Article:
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Int J Health Geogr. 2007 Jul 11;6:30.

Tuberculosis incidence in Portugal: spatiotemporal clustering.

Author information

1
Epidemiology and Statistics Group, National School of Public Health, Lisboa, Portugal. cnunes@ensp.unl.pt

Abstract

BACKGROUND:

The statistics of disease clustering is one of the most important tools for epidemiologists to detect and monitor public health disease patterns. Nowadays, tuberculosis (TB)--an infectious disease caused by the Mycobacterium tuberculosis--presents different (development in populations and antibiotics resistance) patterns and specialists are very concerned with it and its association to several other diseases and factors. Each year, tuberculosis kills about three million people in the world. In particular, it is responsible for the death of more than one-third of HIV-infected people, who prove particularly susceptible due to a decline in their immune defences. The purpose of this study is to determine if there are spatiotemporal tuberculosis incidence clusters in continental Portugal. The presented case study is based on the notification of new tuberculosis cases (disease incidence), between 2000 and 2004. In methodological terms, the spatial scan statistic, used to identify spatiotemporal clusters, was improved by including two new approaches: definition of window sizes in the cluster scanning processes considering empirical mean spatial semivariograms and an independent and posterior validation of identified clusters (based on geostatistical simulations).

RESULTS:

Continental Portugal is organized in 18 districts with 278 sub-districts. For this case study, the number of new notified cases of TB, per sub-district and per year (2000-2004) was available. TB incidence presents clear spatial patterns: a semivariogram consistent with 40% of nugget effect and 60% of spatial contribution, following an exponential model with a range of 143 kilometres. Temporal semivariograms were not conclusive, as only 5 years of data were available. The spatial and temporal persistence of clusters were analyzed considering different models. Significant high incidence rate space-time clusters were identified in three areas of Portugal (between 2000 and 2004) and a purely temporal cluster was identified covering the whole country, during 2002.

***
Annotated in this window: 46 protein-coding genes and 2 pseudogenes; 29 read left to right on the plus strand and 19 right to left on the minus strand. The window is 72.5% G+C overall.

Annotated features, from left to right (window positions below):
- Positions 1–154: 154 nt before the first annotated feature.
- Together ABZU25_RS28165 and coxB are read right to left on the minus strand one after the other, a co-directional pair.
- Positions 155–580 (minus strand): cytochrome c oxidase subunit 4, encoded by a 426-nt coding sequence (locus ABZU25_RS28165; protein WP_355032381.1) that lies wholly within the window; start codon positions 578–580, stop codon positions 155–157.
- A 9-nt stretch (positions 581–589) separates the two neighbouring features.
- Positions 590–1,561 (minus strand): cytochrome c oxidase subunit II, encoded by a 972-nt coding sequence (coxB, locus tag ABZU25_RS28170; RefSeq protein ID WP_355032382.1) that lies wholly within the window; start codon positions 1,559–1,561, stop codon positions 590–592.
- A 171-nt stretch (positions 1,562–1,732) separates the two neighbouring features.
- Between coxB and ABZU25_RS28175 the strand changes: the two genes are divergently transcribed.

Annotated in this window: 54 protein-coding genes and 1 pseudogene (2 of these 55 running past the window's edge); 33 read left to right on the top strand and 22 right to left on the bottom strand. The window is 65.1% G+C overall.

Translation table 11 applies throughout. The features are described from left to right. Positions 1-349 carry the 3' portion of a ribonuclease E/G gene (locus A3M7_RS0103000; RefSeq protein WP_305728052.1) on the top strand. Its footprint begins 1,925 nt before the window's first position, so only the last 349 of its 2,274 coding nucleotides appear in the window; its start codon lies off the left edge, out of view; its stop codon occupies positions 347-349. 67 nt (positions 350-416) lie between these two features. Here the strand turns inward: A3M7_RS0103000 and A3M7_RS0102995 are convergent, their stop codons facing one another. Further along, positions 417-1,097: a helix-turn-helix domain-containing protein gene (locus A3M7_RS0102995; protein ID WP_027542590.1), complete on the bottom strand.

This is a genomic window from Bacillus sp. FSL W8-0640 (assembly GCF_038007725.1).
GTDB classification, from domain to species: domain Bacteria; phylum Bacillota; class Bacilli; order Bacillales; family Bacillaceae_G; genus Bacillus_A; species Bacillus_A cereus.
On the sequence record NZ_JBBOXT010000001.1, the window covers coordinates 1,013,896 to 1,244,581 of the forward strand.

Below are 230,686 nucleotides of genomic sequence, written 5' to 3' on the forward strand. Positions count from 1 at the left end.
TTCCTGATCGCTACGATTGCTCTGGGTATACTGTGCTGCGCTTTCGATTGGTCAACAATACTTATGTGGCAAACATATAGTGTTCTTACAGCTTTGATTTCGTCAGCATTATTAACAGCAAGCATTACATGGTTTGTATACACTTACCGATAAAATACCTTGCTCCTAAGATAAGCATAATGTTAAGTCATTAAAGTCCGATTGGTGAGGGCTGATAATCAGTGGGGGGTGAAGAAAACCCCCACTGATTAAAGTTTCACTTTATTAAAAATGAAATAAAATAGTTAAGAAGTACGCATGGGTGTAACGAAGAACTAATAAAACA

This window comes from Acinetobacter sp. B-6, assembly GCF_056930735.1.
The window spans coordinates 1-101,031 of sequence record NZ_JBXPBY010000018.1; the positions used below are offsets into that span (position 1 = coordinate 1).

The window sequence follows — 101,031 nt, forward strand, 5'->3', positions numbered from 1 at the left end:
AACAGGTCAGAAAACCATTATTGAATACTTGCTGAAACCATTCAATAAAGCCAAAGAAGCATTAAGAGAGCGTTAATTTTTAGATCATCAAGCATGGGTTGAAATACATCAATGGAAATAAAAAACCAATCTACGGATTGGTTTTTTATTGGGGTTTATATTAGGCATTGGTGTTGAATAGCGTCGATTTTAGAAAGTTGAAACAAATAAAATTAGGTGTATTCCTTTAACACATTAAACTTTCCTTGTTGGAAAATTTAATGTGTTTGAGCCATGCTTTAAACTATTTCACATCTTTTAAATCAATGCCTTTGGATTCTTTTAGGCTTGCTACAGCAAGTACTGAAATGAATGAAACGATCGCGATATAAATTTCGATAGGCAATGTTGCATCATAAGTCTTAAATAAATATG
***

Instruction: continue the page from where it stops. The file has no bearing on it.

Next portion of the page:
CONCLUSION:

In terms of spatiotemporal clustering of tuberculosis disease, the proposed methodology allowed the identification of critical spatiotemporal areas. In Portugal there were 3 critical districts (Porto, Setúbal and Lisbon) with high rates of notified incidences between 2000 and 2004. In methodological terms, semivariogram parameters were successfully applied to define spatiotemporal scan window sizes and shapes (ellipsoidal cylinders), showing very good results and performances in the case study. After defining the clusters, these were authenticated through a validation method, based on geostatistical simulations.

PMID:
17625009
PMCID:
PMC1965471
DOI:
10.1186/1476-072X-6-30
[Indexed for MEDLINE]
Free PMC Article

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